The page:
I have a spreadsheet that I use to quickly calculate the 30-second tests that IETC recommends. How useful are these tests? What do they tell me? Do I absolutely need to do the full-bore def. and ent. income statements?Thanks for reading.
What do they tell me?Read pgs. 42-51 of IETC.Do I absolutely need to do the full-bore def. and ent. income statements?Read pgs. 63 and 79.
Thanks for the quick reply, Hewitt.Pages 42-51 of your book talk about the 5-minute test. Good stuff, but I'm more concerned with the 30-second tests you referenced on pages 63 and 79.Those tests are very simple to do, and so my question was: how valuable are the results from the 30-second tests? If they are as good or nearly as good as the full-blown income statements, then I'll just use them. If they are not as good, or don't tell me the same/requisite information, or are simply not useful, then I won't rely on them.How would you want your readers to view and/or use the 30-second tests?
It's been awhile since I've read the book, but I believe Hewitt intended the 30 second test to just be an initial screen to see if a particular company warrants going through the more detailed, time consuming IETC analysis. Without a full time research team one could never properly analyze every company at every quarterly update with IETC or any other type of fundamental analysis. The 30 second test produces some strong No's and some definite Maybe's at a glance. But it is not a substitute for doing full due diligence.BBQ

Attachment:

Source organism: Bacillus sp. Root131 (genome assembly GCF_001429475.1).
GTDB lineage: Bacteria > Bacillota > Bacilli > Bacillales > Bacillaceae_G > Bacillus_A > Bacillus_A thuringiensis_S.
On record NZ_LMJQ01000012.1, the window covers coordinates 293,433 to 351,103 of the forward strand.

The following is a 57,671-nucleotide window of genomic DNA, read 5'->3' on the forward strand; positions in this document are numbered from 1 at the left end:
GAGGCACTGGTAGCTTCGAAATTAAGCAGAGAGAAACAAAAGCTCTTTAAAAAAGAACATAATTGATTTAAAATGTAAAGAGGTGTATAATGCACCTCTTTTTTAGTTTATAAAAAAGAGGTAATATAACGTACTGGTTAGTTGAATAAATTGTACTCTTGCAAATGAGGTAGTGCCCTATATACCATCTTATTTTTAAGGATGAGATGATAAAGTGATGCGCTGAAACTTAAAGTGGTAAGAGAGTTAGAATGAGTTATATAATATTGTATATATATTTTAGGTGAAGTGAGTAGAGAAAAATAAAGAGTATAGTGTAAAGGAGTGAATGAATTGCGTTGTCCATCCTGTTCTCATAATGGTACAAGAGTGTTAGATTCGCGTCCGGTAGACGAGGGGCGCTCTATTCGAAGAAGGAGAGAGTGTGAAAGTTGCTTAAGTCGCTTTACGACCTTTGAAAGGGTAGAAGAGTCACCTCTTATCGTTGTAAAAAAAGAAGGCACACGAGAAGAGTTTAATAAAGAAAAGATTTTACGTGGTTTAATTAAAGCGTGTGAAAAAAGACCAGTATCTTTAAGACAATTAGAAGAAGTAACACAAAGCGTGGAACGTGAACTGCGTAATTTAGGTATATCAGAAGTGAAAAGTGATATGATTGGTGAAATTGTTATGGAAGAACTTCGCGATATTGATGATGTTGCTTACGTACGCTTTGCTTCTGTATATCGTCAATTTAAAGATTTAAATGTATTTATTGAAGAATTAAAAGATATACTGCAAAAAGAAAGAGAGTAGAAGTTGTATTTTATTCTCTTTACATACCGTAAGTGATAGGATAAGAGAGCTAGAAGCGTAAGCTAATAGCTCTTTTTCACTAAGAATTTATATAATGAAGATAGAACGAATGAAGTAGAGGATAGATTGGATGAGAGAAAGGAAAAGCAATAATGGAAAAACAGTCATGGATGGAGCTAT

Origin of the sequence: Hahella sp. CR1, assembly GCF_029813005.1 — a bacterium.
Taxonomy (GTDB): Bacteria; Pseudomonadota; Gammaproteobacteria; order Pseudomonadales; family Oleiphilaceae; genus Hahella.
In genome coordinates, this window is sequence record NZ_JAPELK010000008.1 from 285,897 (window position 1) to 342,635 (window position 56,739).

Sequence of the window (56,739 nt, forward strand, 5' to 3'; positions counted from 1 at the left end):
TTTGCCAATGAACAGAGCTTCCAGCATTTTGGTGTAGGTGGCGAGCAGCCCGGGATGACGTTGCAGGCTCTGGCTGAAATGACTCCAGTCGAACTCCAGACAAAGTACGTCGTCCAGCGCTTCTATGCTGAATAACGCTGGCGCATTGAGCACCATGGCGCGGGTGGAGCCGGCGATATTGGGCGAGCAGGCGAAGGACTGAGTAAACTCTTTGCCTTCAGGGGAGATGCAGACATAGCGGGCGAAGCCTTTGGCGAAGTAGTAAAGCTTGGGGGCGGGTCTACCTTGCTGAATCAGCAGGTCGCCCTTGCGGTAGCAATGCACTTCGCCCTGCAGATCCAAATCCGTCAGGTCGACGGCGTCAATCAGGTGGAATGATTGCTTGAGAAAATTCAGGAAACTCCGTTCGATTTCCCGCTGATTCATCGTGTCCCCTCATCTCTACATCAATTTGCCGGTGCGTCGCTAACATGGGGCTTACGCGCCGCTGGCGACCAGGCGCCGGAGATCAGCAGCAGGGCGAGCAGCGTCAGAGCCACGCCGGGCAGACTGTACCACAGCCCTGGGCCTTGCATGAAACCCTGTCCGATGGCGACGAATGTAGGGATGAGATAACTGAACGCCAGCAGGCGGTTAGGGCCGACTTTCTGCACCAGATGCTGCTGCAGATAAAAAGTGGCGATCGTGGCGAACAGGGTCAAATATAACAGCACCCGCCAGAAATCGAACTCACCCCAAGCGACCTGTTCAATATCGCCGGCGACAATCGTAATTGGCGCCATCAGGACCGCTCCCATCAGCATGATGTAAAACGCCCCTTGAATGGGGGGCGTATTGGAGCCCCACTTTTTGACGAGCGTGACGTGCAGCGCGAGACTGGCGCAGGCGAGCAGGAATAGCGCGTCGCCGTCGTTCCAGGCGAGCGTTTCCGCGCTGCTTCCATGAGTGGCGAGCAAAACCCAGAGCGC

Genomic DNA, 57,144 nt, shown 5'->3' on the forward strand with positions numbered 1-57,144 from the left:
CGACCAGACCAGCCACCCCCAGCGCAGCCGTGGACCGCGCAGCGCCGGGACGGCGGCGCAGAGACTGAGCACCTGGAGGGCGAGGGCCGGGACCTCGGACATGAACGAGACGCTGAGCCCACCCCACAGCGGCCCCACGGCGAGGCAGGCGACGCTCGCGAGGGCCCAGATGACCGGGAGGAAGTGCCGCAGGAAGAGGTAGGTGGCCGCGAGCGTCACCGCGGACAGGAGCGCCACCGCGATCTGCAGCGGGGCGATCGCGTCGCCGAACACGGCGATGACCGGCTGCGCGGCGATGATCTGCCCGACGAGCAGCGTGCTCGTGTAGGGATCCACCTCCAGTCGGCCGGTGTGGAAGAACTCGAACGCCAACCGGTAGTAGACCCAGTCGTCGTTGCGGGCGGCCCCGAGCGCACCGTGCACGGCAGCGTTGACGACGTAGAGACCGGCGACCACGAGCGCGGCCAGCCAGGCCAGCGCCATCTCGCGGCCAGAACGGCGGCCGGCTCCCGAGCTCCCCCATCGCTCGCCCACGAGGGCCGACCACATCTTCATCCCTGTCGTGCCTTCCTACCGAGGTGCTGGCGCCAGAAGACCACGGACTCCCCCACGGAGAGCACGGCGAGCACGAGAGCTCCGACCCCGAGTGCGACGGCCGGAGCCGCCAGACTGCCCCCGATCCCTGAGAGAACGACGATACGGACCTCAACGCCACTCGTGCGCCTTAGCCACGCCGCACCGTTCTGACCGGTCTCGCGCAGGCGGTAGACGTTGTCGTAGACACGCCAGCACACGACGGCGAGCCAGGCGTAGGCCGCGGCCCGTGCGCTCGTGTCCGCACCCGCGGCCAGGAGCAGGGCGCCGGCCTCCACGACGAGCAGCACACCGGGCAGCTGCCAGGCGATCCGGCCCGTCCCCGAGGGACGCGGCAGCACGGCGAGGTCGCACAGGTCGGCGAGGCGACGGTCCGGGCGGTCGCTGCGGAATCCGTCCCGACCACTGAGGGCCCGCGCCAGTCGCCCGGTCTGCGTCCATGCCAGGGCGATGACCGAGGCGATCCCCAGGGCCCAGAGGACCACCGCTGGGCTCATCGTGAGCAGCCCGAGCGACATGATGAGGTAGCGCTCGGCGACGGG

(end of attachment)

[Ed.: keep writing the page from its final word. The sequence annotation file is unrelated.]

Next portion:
Pircdefense,Now I have a better sense of your question.In my full-fledged defensive income statement, I depreciate acquisitions over 5 years. So if a company spends $1 billion to buy another company, I deduct $200 million a year for the next five years. In the 30-second version, the cash cost of acquisitions are omitted (unless, of course, you add an expense line yourself.)In the enterprising income statement, a key difference is the depreciation period for intangibles. The 30-second version includes the direct cost of R&D or advertising, whereas the bigger model expenses them over their useful life. These are two differences that quickly come to mind.I like to use the bigger income statements because I find it useful to look at how a company has performed over the last several years. But you also want to fast-forward past companies of marginal interest. Thus, use both (all four) versions. In this business we can't be too careful.If I didn't answer your question fully, please let me know. However, I will be away from Earnings Power headquarters for the next few days.Hewittp.s., Thanks for buying the book!
Thanks for your reply, Hewitt, and for clarifying your answer.
Thanks for writing that book. I received my copy in the mail about a week ago. I am now reading the book for the second time and trying to understand the data inputs for a company I am studying.I don't think I understand Sec 123R expenses very well. Will these/should these 123R expenses change any data input?I like the 30 second tests!Jean
Best Of |
Favorites & Replies |
Start a New Board |
My Fool |